David versus Goliath is a story that has been told for generations and, at times in the MMA world, Pat Barry has been in the David role, since at 5-foot-11, he is one of the shortest heavyweight fighters in the UFC. But he doesn’t let his height become a disadvantage.
“The Stefan Struve fight, my punches and reach didn’t hamper me, and he’s the tallest fighter in the UFC,” said Barry. “I think if my height was such a disadvantage, I would be getting destroyed in that cage. Yes, I’m not the tallest but that doesn’t mean much to me when the door is closed. My heart makes up for the height difference and I show it each and every fight.”
No Excuses, Just Fight
Indeed, his heart plays a big role in why Pat Barry is still making waves among the big boys. Despite losing two out of his last three fights, Barry is still showing that he is someone that shouldn’t be looked past. And excuses aren’t a part of his repertoire.
“Look at my last fight again (Shawn) Jordan,” said Barry, who was stopped in the first round in the UFC 161 bout in June. “He poked me in the eye but I’m not saying I lost the fight because of that. His hands shouldn’t have been that close to my body so that’s my fault. I’m not going to blame the eye poke as the sole reason why I lost. Like I said, his hands were real too close to me and they shouldn’t have been. My eyes are sensitive, but to say I lost that because of that is not acceptable. I’ve already forgotten about that and already focused on my next opponent.”
Barry will be looking across the cage at 6-foot-4, 265-pound Soa Palelei on Friday (Saturday in Australia) following a 15 hour flight to Brisbane. But getting there is half the battle, with plenty of nerves attached.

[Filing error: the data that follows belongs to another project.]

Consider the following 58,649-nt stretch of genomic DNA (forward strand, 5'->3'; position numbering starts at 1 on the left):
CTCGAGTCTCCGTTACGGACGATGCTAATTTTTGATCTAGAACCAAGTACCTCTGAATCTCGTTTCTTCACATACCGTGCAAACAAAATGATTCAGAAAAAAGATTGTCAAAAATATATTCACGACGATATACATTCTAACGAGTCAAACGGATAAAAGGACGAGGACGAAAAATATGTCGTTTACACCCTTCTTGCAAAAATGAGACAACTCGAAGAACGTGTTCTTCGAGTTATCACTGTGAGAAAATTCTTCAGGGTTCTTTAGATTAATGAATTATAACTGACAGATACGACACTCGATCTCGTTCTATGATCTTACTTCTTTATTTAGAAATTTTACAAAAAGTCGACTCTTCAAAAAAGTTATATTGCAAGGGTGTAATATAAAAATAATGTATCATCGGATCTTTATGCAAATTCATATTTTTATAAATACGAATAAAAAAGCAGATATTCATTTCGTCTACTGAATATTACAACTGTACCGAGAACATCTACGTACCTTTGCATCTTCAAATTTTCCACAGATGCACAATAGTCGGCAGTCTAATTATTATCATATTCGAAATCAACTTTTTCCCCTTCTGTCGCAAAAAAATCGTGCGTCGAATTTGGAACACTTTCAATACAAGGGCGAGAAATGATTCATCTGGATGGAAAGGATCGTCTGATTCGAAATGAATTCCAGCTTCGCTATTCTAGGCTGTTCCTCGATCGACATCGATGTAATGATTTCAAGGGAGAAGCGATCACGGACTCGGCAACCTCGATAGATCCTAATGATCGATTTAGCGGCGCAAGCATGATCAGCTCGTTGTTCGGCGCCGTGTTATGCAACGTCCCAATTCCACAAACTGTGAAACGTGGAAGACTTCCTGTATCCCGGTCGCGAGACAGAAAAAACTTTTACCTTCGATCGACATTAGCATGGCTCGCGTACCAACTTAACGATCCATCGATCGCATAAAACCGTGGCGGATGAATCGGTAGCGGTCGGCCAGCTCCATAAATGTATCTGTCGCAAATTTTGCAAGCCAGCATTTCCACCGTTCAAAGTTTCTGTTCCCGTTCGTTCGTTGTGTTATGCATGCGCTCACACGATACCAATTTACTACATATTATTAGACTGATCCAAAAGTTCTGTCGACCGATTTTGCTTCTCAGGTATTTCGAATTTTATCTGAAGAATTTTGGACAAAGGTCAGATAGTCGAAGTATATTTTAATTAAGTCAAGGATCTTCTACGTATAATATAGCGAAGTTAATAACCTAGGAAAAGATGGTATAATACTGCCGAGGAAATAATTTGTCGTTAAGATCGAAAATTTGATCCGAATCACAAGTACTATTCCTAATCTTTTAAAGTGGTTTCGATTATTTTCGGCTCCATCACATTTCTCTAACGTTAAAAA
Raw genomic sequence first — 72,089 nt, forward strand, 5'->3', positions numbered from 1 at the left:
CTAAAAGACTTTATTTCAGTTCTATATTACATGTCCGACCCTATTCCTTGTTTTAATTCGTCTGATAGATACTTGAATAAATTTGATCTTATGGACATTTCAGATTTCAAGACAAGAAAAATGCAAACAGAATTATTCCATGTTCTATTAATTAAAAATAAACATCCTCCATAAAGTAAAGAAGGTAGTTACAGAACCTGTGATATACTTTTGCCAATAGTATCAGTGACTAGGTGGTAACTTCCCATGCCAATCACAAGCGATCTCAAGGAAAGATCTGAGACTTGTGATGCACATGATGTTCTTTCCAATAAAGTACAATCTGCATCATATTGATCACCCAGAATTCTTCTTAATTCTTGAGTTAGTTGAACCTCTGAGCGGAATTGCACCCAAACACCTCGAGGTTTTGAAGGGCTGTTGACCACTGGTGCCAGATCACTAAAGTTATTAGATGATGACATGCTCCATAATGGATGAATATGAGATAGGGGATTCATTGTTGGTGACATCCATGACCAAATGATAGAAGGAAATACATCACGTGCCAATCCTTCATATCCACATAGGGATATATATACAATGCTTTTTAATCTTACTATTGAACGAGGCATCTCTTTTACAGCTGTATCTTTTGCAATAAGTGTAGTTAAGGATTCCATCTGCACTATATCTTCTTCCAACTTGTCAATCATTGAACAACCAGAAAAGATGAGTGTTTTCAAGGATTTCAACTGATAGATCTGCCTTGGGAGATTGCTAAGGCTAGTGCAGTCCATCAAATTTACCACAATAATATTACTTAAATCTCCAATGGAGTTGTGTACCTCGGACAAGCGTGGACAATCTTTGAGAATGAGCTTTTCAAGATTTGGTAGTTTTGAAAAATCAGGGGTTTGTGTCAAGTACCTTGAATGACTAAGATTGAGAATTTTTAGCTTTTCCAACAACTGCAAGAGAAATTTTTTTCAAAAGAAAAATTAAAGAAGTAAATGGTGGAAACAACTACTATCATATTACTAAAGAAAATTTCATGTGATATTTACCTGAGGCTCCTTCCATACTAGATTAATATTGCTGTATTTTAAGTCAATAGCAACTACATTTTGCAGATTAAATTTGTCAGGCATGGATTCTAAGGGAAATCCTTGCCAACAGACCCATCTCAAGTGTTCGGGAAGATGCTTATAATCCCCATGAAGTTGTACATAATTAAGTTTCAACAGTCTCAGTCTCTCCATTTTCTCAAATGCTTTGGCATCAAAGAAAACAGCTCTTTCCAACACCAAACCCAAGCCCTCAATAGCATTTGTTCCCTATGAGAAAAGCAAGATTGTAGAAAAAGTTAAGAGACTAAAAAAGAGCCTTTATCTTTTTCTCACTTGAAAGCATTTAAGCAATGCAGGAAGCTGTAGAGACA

“I hate flying and would rather take a boat there,” Barry said before his flight earlier this week. “I wasn’t in a position to say no to a fight when it was offered and not many fighters are. This is the longest flight anywhere and I’m not looking forward to it at all. I was going to say yes to the fight no matter what, but flying is going to be more nerve-wracking for me than the actual fight.”
Now settled in the land down under, he will be facing the hometown favorite in Soa Palelei. Palelei has won his last nine fights, all by knockout, and he is truly living up to his nickname “The Hulk.” But stepping into that cage with Barry, he is just a regular man like anyone else.
“The guy is a brute, huge, and the hometown guy, but it doesn’t matter to me. I will attack him like any other fighter I would face. He is a finisher like me and I plan on finishing him in the first round. I’m sure he wants to do the same because neither of us want to fight 15 minutes. That’s my game plan and I’m sure it’s a mirror image of his. I’m sure the fans want to see it.”
Among the fans of the UFC there are always a select few that like to get on to social media with their sole purpose being to aggravate fighters. Barry is not excluded from that as he has seen what social media has done to limit a fan base of the majority of good friendly people.